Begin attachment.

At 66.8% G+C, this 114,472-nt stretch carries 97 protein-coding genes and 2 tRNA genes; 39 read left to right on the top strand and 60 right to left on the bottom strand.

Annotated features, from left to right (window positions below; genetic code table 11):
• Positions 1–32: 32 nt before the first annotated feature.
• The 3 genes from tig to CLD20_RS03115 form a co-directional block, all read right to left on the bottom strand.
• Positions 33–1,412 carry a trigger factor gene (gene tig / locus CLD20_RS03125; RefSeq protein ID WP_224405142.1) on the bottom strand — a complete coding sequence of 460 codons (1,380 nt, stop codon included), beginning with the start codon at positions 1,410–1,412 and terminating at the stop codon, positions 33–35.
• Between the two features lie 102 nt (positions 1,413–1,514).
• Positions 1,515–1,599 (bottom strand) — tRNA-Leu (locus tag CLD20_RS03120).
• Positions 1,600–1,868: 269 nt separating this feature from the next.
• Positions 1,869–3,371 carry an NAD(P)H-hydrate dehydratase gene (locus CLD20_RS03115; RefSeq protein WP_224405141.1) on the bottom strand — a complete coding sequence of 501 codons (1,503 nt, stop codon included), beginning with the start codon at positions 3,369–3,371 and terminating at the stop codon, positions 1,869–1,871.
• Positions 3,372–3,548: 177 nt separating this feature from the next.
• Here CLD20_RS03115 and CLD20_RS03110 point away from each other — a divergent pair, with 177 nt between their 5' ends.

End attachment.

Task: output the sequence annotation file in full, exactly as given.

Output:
At 66.8% G+C, this 114,472-nt stretch carries 97 protein-coding genes and 2 tRNA genes; 39 read left to right on the top strand and 60 right to left on the bottom strand.

Annotated features, from left to right (window positions below; genetic code table 11):
• Positions 1–32: 32 nt before the first annotated feature.
• The 3 genes from tig to CLD20_RS03115 form a co-directional block, all read right to left on the bottom strand.
• Positions 33–1,412 carry a trigger factor gene (gene tig / locus CLD20_RS03125; RefSeq protein ID WP_224405142.1) on the bottom strand — a complete coding sequence of 460 codons (1,380 nt, stop codon included), beginning with the start codon at positions 1,410–1,412 and terminating at the stop codon, positions 33–35.
• Between the two features lie 102 nt (positions 1,413–1,514).
• Positions 1,515–1,599 (bottom strand) — tRNA-Leu (locus tag CLD20_RS03120).
• Positions 1,600–1,868: 269 nt separating this feature from the next.
• Positions 1,869–3,371 carry an NAD(P)H-hydrate dehydratase gene (locus CLD20_RS03115; RefSeq protein WP_224405141.1) on the bottom strand — a complete coding sequence of 501 codons (1,503 nt, stop codon included), beginning with the start codon at positions 3,369–3,371 and terminating at the stop codon, positions 1,869–1,871.
• Positions 3,372–3,548: 177 nt separating this feature from the next.
• Here CLD20_RS03115 and CLD20_RS03110 point away from each other — a divergent pair, with 177 nt between their 5' ends.